The Wireless Marine

Defending the nation on land, on sea, and through the air, the US Marine Corps is deploying wireless networks and handhelds along with the troops.

Anyone will tell you that the United States Marine Corps is no typical enterprise. At least not until the typical enterprise storms its competition in amphibious landing craft, missile-laden helicopters, and personnel carriers.

To get their far-from-common job done, the Marines need to do some rather mundane things, like tracking supplies and equipment. Every tank, munition, first-aid kit, and food ration must be accounted for at all times and often in the heat of battle. To do this, the Marines rely on some highly mobile wireless technology. This technology has already been field-tested in Afghanistan and the Persian Gulf, helping to ensure that troops always have what they need.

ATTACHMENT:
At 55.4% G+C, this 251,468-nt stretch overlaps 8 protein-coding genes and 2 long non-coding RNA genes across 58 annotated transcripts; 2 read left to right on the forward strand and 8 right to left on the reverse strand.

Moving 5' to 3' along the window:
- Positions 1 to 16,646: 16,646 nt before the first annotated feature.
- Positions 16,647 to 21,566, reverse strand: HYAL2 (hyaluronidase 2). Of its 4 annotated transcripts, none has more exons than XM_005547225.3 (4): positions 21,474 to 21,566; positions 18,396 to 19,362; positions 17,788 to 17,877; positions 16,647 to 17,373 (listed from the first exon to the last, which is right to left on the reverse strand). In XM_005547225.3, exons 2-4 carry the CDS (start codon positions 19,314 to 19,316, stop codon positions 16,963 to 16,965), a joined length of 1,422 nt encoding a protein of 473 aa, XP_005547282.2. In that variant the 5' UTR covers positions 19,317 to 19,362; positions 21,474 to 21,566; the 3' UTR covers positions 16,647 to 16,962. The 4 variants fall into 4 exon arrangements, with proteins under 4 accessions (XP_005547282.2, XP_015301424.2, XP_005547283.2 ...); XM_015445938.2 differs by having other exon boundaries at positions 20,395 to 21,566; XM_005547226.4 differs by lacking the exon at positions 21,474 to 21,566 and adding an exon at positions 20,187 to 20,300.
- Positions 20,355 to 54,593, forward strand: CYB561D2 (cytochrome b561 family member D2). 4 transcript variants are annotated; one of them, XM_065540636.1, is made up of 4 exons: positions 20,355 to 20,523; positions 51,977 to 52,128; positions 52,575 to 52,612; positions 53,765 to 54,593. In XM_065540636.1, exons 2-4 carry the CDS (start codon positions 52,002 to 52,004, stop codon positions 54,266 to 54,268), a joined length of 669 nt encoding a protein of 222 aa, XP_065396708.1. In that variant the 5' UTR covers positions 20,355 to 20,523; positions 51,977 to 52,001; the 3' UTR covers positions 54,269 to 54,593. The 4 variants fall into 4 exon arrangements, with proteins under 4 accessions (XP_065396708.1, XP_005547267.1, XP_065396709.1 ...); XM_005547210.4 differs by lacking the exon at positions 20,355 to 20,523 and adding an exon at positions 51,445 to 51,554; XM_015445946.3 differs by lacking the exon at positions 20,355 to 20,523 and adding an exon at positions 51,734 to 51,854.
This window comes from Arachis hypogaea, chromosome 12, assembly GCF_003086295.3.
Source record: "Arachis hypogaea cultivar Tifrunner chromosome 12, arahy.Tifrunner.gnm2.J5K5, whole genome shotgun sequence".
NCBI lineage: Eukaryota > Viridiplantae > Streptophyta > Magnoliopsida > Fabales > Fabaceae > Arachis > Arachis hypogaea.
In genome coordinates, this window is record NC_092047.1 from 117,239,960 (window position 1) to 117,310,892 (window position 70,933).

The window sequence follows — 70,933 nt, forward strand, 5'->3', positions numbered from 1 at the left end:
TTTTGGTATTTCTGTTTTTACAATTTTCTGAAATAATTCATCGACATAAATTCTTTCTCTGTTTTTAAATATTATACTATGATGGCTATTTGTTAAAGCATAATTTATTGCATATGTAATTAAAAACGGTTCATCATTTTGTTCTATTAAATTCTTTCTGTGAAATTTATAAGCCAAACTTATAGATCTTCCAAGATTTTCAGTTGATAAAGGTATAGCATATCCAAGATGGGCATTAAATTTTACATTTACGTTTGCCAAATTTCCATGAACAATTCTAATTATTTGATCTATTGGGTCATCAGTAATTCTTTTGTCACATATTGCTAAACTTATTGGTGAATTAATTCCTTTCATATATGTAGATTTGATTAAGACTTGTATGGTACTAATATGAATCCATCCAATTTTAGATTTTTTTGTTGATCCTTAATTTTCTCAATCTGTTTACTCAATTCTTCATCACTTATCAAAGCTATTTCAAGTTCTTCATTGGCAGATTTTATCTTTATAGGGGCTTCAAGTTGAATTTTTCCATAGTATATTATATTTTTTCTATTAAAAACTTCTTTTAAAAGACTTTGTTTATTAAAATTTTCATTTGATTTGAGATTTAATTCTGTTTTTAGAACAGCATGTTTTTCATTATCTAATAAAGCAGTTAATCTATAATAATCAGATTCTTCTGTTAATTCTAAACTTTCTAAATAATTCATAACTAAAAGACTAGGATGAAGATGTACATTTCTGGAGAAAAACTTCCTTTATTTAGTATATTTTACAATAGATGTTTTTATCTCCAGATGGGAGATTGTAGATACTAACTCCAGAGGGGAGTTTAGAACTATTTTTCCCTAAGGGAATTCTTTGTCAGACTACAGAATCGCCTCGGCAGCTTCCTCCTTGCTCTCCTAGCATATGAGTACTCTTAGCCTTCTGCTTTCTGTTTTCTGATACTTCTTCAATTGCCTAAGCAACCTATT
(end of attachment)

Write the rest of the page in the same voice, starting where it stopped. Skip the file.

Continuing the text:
The Marines are the most mobile of the armed forces. Some units stay at sea for months on end; others can mobilize quickly from bases in the U.S. and overseas. Either way, Marines travel with all the gear they need for combat. "When a unit deploys, it takes everything it needs for 60 days," says Captain Gary Clement, a project officer at the Marine Corps Systems Command in Quantico, Virginia.


To track all this equipment, wireless networks and handhelds go out with the troops. Designed to be set up in the field, the tracking system "gives us total asset visibility," Clement boasts. "Commanders get a view of exactly what equipment they have on hand. They know what their capability is at all times." With real-time inventory data, commanders always know which missions they can support.

For the whole story, check out the PC Magazine article.